What are portobello mushrooms? How do they taste? How to clean, store, and prepare them? How to cook them? Here is a complete guide to cooking with portobello mushrooms. Everything you ever wanted to ask! We even included 20+ amazing portobello mushroom recipes for you to try first.
Have you seen our other featured ingredient guides? We write detailed prep and cooking guides to different ingredients that are important or popular in a vegan diet for example our Guide to Cooking with Eggplant or our Guide for Textured Vegetable Protein (TVP) or our widely popular Guide to Cooking with Oyster Mushrooms.
I don’t want to bore you with the history of mushrooms, or how to grow them. I will only write about the things you need to know to make delicious portobello mushroom recipes. Nothing less, nothing more.
What are portobello mushrooms?
Portobello mushrooms are earthy-flavored, large cap flat mushrooms that grow to a size of 5 inches (10-15 cm) in diameter. They have a thick, woody stem and dark gills, and are native to Europe and North America. Also known by their scientific name, Agaricus bisporus, they are loved for their rich flavor, meaty texture, and their ability to give a smoky flavor when grilled or sautéed.
Now you remember that you saw small mushrooms sold in your local store that were also named portobello mushrooms. Are they the same or different? Well, the answer is both yes and no. They are the same Agaricus bisporus species , but they are immature or not fully grown. Small brown mushrooms might get harvested before they reach the cap size of 5 inches (approx. 10-15 centimetres), but it is still the same mushroom. You might have come across the below names, but they are all the same at the end:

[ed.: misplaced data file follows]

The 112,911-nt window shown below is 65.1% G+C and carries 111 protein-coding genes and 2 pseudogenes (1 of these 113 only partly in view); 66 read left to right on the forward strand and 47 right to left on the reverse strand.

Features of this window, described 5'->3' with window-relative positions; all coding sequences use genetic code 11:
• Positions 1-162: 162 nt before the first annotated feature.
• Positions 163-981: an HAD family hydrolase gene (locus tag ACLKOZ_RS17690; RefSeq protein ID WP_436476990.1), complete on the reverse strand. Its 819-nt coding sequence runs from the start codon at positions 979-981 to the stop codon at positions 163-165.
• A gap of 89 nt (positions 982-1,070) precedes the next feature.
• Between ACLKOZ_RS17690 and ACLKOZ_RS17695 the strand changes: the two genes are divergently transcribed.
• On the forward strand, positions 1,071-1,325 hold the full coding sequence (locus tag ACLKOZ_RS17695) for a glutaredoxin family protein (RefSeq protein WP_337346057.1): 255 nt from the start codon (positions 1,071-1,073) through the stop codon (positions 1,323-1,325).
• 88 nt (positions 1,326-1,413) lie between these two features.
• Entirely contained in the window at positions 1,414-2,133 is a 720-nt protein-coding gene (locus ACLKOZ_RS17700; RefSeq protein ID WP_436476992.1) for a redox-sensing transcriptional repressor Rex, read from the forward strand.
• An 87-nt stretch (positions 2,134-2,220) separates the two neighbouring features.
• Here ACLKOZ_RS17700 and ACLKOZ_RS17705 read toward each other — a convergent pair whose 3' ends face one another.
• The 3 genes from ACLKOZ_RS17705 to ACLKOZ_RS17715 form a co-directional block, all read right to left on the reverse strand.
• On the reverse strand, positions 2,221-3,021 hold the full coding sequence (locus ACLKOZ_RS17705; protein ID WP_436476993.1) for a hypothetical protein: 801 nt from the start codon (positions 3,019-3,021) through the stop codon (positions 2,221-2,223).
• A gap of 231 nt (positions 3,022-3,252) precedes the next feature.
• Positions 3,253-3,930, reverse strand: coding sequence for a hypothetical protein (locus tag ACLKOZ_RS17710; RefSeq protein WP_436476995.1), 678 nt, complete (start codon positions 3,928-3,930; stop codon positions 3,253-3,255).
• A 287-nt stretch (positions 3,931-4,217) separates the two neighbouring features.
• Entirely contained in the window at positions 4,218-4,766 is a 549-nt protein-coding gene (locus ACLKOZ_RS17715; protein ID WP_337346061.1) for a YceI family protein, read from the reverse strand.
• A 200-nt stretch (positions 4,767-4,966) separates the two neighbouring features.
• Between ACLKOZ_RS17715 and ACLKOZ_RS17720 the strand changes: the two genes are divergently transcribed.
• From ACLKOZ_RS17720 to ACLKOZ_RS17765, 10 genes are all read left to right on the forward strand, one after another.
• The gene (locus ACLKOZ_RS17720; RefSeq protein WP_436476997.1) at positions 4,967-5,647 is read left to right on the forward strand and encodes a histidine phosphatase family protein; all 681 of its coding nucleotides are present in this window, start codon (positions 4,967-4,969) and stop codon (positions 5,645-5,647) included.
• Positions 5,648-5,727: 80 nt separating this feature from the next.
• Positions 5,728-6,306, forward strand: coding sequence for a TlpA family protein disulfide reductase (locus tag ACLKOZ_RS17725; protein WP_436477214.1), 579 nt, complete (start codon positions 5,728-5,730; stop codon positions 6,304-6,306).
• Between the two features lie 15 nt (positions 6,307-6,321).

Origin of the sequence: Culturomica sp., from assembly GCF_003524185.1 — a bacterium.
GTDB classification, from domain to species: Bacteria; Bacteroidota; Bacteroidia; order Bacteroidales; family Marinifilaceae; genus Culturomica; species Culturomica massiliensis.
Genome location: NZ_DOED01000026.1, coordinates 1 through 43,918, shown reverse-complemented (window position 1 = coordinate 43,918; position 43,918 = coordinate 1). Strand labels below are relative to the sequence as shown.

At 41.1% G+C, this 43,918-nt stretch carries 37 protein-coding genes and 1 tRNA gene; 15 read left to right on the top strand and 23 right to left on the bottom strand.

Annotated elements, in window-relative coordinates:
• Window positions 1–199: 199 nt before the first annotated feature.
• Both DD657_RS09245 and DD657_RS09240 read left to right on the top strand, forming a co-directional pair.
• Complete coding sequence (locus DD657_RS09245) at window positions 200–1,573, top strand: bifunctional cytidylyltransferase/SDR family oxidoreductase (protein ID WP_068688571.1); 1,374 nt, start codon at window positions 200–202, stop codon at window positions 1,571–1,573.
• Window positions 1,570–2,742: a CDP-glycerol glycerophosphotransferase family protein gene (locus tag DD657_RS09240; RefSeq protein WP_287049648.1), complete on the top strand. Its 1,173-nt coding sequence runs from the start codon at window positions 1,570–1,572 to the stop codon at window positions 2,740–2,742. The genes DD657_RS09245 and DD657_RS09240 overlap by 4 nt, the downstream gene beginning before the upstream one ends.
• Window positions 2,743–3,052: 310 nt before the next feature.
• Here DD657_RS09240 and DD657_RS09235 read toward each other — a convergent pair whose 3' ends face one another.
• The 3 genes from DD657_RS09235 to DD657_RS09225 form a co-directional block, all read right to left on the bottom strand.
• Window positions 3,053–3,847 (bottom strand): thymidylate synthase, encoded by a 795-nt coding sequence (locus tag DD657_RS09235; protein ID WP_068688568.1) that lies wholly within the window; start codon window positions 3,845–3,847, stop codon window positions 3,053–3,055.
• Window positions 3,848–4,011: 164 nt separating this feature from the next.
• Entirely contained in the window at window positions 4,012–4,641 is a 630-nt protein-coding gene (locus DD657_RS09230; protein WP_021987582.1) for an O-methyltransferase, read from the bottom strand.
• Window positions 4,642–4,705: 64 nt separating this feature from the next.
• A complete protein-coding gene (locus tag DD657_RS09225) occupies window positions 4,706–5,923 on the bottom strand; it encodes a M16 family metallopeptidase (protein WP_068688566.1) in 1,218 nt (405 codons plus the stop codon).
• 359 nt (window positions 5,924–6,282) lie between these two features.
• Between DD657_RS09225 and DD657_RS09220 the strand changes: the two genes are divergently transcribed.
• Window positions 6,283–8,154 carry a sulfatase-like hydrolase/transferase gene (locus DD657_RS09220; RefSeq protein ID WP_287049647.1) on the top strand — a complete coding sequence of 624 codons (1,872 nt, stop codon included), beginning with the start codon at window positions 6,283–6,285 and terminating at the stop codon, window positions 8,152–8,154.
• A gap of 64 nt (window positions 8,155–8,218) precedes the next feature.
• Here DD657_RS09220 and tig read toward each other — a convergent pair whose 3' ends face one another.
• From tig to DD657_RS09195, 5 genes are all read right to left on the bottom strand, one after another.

- portabella mushrooms
- cremini mushrooms
- button mushrooms
- chestnut mushrooms
- babybella mushrooms
- champignon mushrooms
In this cooking guide, we are writing about large caps portobello mushrooms like the ones in the below picture.
Where to buy them?
Portobello mushrooms are widely available in North America and in Europe. They are in season from December to March in the winter. You have a really good chance to bump into them in your local store. You can get them in the following ways:
- In stores – Portobello mushrooms are sold in grocery stores commercially throughout the year. You can find them easily in large convenience stores like Walmart and Whole Foods.
- Online – You can buy fresh portobello mushrooms online, from stores like Amazon*.